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# Division Unit: Writing A Number Sentence

Lesson Plans > Mathematics > Division

## Division Unit: Writing A Number Sentence Heather Breaux
Division Unit
Lesson 4: Writing a Number Sentence
Date:
Approximate Time: 60 minutes

Berks County Standards:
1. 2.5.3 Mathematical Problem Solving and Communication- B. Determine when sufficient information is present to solve a problem and explain how to solve a problem.
2. 2.1.3 Numbers, Number Systems and Number Relationships- C. Represent equivalent forms of the same number through the use of concrete objects, drawings, word names and symbols.
3. 2.1.3 Numbers, Number Systems and Number Relationships- L. Demonstrate knowledge of basic facts in four basic operations.
4. 2.2.3 Computation and Estimation- D. Demonstrate concept of division as repeated subtraction and as sharing.

NCTM Standards:
1. Number and Operations
2. Algebra
6. Problem Solving
7. Reasoning and Proof
8. Communication
10. Representation

Behavioral Objectives: Upon completion of this lesson, students will be able to….
1. Solve problems using the strategy writing a number sentence
2. Determine whether multiplication or division is used in each problem given

Materials/Technology Needs: Students textbooks; WS “Reteach 12.5” RW66; WS “Practice 12.5” PW66; “Multiplication” worksheet for homework; dry erase boards and markers.

Anticipatory Set: “Today we all need to put our thinking caps on because we’re going to be reading fun word problems and trying to figure out whether to use multiplication or division. In order to do this, let’s get our math minds working and do some practice problems!” Write “Quick Review” problems from p. 250 on board and call on volunteers to answer the questions.
Problems: 8x4= ; 30=6x?; 10x5= ; 18= ?x6; 27=9x?

Procedure:
1. Introduce that today’s task for everyone is to identify what kind of process (multiplication or division) is being used in today’s word problems and then to write the number sentence that is being used for us to solve. Identify the 4 steps to finding the number sentence in a problem by writing the following steps on the board and having students read each step. Have the class echo read after the student has finished reading each step aloud.
Step 1: What operation do you need to use to solve the problem? How do you know?
Step 2: Write the sign of the operation you choose, an equal sign, and boxes where the number’s go.
Step 3: Think and discuss what should go in each box.
Step 4: Fill in the numbers and solve.
2. Have students turn to p. 250 in their textbooks to read the problem about animal trading cards. Go through the steps listed above to identify and solve the number sentence.
A. Begin by asking the following questions:
4. “What does the problem ask you to find? (How many pages are needed)
5. What information will be used, meaning what’s important from the problem? (36 cards, 9 cards on each page).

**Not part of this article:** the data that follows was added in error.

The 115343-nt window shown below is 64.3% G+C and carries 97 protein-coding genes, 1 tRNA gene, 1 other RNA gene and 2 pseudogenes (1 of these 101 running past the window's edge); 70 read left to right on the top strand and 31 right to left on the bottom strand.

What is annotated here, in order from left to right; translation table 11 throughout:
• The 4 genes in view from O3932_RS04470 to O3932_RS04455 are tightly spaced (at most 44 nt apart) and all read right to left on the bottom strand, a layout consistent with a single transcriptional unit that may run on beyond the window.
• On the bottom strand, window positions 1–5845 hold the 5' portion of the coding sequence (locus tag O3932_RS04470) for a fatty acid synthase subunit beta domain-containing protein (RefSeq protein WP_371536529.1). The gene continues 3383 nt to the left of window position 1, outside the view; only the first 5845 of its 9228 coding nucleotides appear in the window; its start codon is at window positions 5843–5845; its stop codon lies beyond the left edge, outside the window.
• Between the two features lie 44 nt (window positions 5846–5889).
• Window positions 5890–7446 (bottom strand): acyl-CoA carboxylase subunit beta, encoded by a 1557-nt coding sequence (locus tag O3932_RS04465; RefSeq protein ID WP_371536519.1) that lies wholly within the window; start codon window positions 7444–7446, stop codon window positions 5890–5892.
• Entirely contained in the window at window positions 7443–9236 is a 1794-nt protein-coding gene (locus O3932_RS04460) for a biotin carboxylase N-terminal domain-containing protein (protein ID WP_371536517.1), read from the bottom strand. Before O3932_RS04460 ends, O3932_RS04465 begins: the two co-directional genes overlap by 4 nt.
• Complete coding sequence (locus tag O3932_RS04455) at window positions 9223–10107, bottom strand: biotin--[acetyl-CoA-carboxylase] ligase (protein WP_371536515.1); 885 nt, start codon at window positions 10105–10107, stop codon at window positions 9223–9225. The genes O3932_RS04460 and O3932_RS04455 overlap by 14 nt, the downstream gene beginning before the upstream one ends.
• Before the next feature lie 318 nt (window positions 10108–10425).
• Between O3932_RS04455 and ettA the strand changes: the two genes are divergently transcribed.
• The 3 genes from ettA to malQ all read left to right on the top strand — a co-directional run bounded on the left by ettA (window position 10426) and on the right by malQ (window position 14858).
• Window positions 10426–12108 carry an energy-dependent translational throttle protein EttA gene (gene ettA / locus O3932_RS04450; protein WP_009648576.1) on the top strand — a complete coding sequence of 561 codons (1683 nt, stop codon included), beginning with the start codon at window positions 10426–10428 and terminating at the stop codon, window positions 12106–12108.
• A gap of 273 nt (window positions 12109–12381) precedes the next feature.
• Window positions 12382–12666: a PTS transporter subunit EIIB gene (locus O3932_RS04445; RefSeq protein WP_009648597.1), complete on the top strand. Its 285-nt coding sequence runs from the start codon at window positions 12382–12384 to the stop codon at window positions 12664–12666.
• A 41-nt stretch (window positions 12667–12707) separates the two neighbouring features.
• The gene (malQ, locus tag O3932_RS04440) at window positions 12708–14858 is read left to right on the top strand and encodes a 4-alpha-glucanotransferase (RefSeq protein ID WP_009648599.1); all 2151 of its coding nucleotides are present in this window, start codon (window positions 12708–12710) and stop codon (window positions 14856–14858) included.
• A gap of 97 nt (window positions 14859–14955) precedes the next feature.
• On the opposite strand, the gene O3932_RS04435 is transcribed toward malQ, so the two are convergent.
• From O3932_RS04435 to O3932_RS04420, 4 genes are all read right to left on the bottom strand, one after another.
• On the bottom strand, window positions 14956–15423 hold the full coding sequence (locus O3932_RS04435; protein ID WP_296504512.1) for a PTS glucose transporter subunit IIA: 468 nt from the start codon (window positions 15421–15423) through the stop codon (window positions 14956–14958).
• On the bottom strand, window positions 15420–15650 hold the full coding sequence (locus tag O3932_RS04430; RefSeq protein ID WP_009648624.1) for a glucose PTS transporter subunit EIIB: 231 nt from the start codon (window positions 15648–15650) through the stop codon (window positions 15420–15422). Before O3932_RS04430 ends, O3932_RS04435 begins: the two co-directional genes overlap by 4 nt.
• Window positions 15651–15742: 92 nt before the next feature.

6. Any information that won’t be used? (no)
B. Ask them what strategy can be used? Remind them that multiplication is used when you are joining groups together of equal size and division is used when we are separating groups of equal size. Division can also be used when you know the total.
C. When students determine division is to be used, write the number sentence with boxes for where the numbers are to go. Determine where each number goes in the number sentence.
D. Solve for the answer (4). Ask students how they can check their work (by using multiplication because it’s the inverse operation of division). Write inverse operation on the board to trigger their memory of yesterday’s lesson on inverse operations and fact families. Ask students to come up with the multiplication problem that can be used to check our problem. Have them whisper it to a partner before we go over it as a class.
3. Pass out WS “Reteach 12.5”. Call on students to read the top of the page as a refresher as to when to use multiplication and division to solve word problems. Solve problems 1-4 together as a class by using the 4 steps. Leave the steps on the board for the students to refer to while solving.
4. Hand out WS “Practice 12.5” to the class. Students may work in pairs to complete problems 1-4, while I roam the room to assist them. Problems 5-22 must be completed individually once 1-4 are solved in pairs.
5. Pass out WS “Multiplication” for homework.

Accommodations: I will seat Jessica at the front of the room so that she can see all problems on the board, as well as provide her with enlarged worksheets to work with at her desk and for homework.

Closure: Put the following sentences up on the overhead and have the students fill in the blanks by writing their answers on dry erase boards at their seats.
1. ________ is used when you are joining groups of equal size.
2. ________ is used when you know the total.
3. Multiplication and division are _______ operations.
4. ________ is used when you are separating a total into groups of equal size.

Key Questions:
1. “How do we know when to use multiplication in a word problem?”
2. “How do we know when to use division in a word problem?”
3. “Who can list the 4 steps to identifying a number sentence and solving a word problem?”

Evaluation: For my formative assessment, I will judge my students knowledge of identifying number sentences by how well they can answer by questions for problems 1-4 on “Reteach 12.5”. I will be using their homework assignment “Multiplication” and the Mixed Review problems 5-22 from “Practice 12.5” for my summative assessment.

Assignment: WS “Challenge 12.5” CW66.
Resources Used:
1. (2004). Harcourt Math Teacher Edition: Third Grade. Vol. 2.) Harcourt, Inc.
2. edHelper at url http://www.edhelper.com/math/division_tg424.htm

Frank D'Angelo, who submitted these articles, writes: [This] is an excellent unit submitted by a student in my Elementary Mathematics Methods Course.

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